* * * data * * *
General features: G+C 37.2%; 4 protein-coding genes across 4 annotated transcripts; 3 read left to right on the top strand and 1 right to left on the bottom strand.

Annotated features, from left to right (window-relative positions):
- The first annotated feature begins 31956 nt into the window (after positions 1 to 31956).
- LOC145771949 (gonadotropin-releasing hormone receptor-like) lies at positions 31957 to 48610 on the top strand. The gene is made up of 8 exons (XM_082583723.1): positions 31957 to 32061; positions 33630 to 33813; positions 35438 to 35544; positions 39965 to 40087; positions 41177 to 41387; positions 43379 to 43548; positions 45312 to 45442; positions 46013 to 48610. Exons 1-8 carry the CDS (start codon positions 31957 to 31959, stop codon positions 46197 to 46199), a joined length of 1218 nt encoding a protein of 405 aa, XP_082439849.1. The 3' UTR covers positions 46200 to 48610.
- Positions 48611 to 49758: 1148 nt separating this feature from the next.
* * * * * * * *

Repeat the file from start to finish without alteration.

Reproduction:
General features: G+C 37.2%; 4 protein-coding genes across 4 annotated transcripts; 3 read left to right on the top strand and 1 right to left on the bottom strand.

Annotated features, from left to right (window-relative positions):
- The first annotated feature begins 31956 nt into the window (after positions 1 to 31956).
- LOC145771949 (gonadotropin-releasing hormone receptor-like) lies at positions 31957 to 48610 on the top strand. The gene is made up of 8 exons (XM_082583723.1): positions 31957 to 32061; positions 33630 to 33813; positions 35438 to 35544; positions 39965 to 40087; positions 41177 to 41387; positions 43379 to 43548; positions 45312 to 45442; positions 46013 to 48610. Exons 1-8 carry the CDS (start codon positions 31957 to 31959, stop codon positions 46197 to 46199), a joined length of 1218 nt encoding a protein of 405 aa, XP_082439849.1. The 3' UTR covers positions 46200 to 48610.
- Positions 48611 to 49758: 1148 nt separating this feature from the next.